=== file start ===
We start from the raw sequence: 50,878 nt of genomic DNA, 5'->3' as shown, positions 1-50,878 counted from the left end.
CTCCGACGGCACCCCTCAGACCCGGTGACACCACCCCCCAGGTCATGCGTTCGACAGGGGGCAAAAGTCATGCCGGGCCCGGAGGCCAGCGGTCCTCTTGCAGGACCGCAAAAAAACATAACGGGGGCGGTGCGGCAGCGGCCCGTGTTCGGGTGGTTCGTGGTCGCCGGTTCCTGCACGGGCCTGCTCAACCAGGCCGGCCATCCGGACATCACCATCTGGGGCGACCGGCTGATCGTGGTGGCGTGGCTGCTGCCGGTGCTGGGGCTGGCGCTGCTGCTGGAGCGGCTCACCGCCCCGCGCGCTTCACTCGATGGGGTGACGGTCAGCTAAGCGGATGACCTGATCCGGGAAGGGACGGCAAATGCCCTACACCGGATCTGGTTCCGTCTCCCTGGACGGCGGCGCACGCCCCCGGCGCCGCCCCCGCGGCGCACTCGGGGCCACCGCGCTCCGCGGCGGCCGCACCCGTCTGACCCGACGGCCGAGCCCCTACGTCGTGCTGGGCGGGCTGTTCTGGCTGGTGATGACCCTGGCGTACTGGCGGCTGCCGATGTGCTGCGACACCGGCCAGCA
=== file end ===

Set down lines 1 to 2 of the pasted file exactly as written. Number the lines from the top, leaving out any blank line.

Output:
We start from the raw sequence: 50,878 nt of genomic DNA, 5'->3' as shown, positions 1-50,878 counted from the left end.
CTCCGACGGCACCCCTCAGACCCGGTGACACCACCCCCCAGGTCATGCGTTCGACAGGGGGCAAAAGTCATGCCGGGCCCGGAGGCCAGCGGTCCTCTTGCAGGACCGCAAAAAAACATAACGGGGGCGGTGCGGCAGCGGCCCGTGTTCGGGTGGTTCGTGGTCGCCGGTTCCTGCACGGGCCTGCTCAACCAGGCCGGCCATCCGGACATCACCATCTGGGGCGACCGGCTGATCGTGGTGGCGTGGCTGCTGCCGGTGCTGGGGCTGGCGCTGCTGCTGGAGCGGCTCACCGCCCCGCGCGCTTCACTCGATGGGGTGACGGTCAGCTAAGCGGATGACCTGATCCGGGAAGGGACGGCAAATGCCCTACACCGGATCTGGTTCCGTCTCCCTGGACGGCGGCGCACGCCCCCGGCGCCGCCCCCGCGGCGCACTCGGGGCCACCGCGCTCCGCGGCGGCCGCACCCGTCTGACCCGACGGCCGAGCCCCTACGTCGTGCTGGGCGGGCTGTTCTGGCTGGTGATGACCCTGGCGTACTGGCGGCTGCCGATGTGCTGCGACACCGGCCAGCA